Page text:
Cardiac Biomarkers and Acute Myocardial Infarction Troponin Beyond

March 2011

Cardiac Biomarkers and Acute Myocardial Infarction Troponin Beyond

Search Strategy: .Using PUBMED Clinical Queries (Diagnosis/broad) you conduct a search for “acute myocardial infarction” [20694 citations] and combine that search with “troponin” [13375 citations] and “early diagnosis” [186458 citations] to yield a manageable 374 citations including the selections below (

Mr. K is a 62 year old Turkish gentleman who presented to the emergency department because of chest pain which developed while he was eating dinner with his family. He had just recently immigrated to this country and his brother, who provided part of his history, said that he was having anxiety which his family attributed to his adjusting to a different culture, as well as to being dependent on his brother who is younger than he. He described the pain as “tight or aching” and as being located in the parasternal area. Initially, he had had some associated neck stiffness, but this had resolved. He had been treated for hypertension in Turkey, but the medication had been stopped before his transcontinental move because his BP’s had been low normal. There was no history of any prior chest pain or cardiac symptoms and he had never had a stress test or angiogram. His health was said to be good. He moved to the United States because he thought the employment opportunities would be better here. On physical exam, he had a furrowed brow and appeared uneasy. Otherwise his exam was unremarkable. His initial ECG was normal and there was no old tracing for comparison. Sublingual nitro and nitro paste relieved his pain completely, but he communicated that he still felt apprehensive. The first troponin was unfortunately clotted and a second was drawn about 1.5 hours after his ED arrival. It was 7.0. A repeat ECG was also normal. He was taken to the cardiac catheterization lab where he was found to have a 95% occlusion of the LAD. This was stented and recovered uneventfully. What does an elevated troponin tell us in NSTEMI ACS patients? Perhaps more importantly, what does a non-elevated troponin tell us in chest pain patients with potential ACS patients with a non-diagnostic ECG? How would we have diagnosed AMI in Mr. K without troponin and what does the future hold for cardiac biomarkers?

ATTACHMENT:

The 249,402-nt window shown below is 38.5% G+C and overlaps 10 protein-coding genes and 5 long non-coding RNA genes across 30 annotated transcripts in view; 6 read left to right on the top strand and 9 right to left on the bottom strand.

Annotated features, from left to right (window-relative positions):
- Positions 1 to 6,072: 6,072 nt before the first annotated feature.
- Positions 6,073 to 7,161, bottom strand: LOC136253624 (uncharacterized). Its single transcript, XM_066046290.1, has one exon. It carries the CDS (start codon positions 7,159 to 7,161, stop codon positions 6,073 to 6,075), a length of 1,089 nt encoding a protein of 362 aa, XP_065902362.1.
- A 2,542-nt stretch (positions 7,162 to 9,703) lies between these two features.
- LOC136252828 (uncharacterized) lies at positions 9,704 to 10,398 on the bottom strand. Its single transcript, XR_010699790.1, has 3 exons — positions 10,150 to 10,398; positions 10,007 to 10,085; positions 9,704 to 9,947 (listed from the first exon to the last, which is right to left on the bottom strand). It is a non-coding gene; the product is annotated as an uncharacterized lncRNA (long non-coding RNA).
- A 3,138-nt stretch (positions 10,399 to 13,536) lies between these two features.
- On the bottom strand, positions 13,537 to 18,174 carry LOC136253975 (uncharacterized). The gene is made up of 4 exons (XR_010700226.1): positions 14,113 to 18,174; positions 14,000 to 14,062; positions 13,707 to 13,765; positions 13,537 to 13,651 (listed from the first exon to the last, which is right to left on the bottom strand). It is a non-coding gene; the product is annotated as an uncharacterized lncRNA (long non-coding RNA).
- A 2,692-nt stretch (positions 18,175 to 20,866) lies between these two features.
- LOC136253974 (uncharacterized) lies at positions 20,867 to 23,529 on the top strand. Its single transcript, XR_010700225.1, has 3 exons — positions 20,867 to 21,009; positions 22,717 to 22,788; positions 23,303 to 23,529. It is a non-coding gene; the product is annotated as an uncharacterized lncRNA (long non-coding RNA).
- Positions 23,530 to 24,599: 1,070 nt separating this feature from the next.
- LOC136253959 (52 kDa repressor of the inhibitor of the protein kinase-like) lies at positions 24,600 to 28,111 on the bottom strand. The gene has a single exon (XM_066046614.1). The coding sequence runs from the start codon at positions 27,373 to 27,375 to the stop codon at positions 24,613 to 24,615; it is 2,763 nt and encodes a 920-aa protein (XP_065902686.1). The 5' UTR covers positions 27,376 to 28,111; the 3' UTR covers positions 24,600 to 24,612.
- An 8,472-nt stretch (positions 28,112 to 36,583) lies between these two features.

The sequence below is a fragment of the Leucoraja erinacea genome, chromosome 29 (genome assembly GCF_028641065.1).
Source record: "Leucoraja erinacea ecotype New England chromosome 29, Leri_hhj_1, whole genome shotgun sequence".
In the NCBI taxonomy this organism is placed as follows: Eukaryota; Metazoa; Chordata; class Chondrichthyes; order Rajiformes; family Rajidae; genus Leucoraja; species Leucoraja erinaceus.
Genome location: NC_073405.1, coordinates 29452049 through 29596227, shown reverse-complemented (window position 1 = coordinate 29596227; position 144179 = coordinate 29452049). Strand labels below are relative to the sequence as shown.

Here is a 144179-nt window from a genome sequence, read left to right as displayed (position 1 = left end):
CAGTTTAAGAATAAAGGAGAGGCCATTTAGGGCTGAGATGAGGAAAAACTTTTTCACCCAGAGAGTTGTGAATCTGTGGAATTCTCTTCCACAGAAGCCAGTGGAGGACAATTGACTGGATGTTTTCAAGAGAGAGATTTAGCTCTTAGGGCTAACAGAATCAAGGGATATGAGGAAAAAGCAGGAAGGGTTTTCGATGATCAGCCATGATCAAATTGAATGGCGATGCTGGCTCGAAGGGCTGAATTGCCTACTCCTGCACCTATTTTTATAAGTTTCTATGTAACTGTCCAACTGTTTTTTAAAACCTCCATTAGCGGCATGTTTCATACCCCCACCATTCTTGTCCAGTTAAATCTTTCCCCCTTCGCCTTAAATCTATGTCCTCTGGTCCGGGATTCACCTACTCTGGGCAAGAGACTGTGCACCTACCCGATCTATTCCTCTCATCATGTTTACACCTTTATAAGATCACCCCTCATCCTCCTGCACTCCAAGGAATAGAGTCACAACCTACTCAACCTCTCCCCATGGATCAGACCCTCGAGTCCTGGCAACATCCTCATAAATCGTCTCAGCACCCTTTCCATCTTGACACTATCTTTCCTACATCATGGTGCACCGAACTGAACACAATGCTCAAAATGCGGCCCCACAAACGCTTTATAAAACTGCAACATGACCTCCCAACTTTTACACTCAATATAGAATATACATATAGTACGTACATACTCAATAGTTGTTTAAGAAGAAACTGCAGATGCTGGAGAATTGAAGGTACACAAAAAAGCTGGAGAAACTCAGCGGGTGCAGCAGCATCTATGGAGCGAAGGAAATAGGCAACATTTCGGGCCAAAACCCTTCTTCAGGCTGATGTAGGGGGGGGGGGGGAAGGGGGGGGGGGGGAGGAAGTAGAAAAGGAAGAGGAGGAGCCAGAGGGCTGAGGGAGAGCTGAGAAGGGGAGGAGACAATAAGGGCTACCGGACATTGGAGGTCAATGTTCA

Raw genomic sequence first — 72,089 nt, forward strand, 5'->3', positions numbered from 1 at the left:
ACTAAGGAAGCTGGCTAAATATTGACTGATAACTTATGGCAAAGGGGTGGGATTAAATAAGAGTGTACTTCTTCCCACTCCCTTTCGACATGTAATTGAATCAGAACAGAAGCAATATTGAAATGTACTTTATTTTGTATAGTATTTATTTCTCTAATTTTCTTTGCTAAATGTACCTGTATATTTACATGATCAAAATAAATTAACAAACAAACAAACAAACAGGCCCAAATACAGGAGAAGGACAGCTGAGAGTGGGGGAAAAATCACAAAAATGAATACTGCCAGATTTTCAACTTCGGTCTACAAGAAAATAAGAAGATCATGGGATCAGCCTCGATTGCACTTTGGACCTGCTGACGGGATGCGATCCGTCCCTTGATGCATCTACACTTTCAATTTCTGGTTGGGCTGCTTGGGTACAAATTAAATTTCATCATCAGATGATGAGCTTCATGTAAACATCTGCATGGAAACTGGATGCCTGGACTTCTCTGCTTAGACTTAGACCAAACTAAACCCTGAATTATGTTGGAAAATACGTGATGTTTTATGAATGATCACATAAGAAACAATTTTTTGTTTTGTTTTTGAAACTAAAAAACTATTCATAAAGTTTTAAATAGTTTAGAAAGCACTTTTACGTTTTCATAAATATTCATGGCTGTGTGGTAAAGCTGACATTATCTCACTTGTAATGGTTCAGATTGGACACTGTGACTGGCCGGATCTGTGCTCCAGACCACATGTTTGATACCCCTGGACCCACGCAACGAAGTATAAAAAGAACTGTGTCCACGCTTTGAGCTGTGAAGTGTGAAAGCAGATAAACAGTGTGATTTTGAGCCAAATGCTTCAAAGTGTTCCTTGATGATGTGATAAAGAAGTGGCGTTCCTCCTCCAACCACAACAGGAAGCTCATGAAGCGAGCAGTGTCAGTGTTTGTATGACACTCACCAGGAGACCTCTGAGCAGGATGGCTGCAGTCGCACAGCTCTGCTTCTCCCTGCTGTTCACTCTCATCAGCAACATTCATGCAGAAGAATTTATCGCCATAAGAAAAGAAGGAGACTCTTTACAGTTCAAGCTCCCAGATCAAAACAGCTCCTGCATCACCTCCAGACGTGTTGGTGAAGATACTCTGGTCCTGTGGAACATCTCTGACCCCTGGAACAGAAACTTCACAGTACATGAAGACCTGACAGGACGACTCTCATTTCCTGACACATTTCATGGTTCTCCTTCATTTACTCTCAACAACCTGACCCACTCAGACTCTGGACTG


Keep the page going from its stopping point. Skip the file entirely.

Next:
PICO Question

Population: Adult emergency department patients with potential ACS

Intervention: Measurement of troponin (or newer ultrasensitive troponin)

Comparison: Other cardiac biomarkers (or no biomarkers)

Outcome: Prognostic and diagnostic accuracy (sensitivity, specificity, likelihood ratio) for short-term cardiovascular death, myocardial infarction, or congestive heart failure.


First years: Cardiac-specific troponin I levels to predict the risk of mortality in patients with acute coronary syndromes, NEJM 1996; 335: 1342-1349. (